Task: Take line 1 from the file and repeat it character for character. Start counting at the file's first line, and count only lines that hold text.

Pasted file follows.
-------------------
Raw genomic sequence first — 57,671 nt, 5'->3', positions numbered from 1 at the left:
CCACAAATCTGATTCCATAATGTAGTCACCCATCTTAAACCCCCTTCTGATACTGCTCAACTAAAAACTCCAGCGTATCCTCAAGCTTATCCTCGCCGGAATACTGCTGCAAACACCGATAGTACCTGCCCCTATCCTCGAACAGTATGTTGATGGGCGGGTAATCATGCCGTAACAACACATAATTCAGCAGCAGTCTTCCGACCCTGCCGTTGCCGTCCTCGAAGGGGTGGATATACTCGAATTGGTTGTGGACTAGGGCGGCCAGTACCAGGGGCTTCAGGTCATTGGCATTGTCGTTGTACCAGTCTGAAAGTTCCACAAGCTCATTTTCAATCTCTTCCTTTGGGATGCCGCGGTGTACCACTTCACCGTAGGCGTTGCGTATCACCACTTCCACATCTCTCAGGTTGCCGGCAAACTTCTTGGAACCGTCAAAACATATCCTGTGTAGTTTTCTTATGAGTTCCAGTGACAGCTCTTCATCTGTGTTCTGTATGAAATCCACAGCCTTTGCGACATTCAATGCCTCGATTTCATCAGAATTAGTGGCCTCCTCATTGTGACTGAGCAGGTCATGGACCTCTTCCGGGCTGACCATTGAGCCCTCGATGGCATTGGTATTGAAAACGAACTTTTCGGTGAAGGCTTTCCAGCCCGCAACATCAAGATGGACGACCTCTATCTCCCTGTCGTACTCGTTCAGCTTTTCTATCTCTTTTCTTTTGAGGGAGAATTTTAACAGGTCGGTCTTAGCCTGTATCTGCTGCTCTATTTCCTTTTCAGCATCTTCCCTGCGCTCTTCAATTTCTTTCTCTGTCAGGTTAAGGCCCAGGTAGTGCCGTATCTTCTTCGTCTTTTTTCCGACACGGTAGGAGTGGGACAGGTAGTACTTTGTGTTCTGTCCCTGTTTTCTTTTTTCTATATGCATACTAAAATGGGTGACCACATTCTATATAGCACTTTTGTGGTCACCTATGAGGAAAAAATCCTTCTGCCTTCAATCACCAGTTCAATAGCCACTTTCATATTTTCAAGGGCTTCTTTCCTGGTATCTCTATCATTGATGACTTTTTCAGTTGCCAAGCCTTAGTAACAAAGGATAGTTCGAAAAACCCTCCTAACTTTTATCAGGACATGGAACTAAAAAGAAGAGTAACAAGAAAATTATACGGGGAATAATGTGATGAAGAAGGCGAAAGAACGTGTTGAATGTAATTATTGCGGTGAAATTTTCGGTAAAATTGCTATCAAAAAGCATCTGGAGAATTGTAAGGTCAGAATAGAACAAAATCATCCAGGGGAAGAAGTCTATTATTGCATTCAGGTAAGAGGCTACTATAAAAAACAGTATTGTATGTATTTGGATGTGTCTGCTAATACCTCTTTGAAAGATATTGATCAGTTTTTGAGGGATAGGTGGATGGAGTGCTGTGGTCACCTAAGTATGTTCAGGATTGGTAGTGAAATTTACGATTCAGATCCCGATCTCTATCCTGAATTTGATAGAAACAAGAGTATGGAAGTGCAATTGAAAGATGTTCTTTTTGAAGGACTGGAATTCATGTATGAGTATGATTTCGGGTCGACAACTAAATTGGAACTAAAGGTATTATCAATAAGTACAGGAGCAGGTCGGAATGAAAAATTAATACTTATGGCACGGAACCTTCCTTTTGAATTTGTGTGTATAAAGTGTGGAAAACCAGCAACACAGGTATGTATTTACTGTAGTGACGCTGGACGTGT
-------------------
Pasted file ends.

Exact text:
Raw genomic sequence first — 57,671 nt, 5'->3', positions numbered from 1 at the left: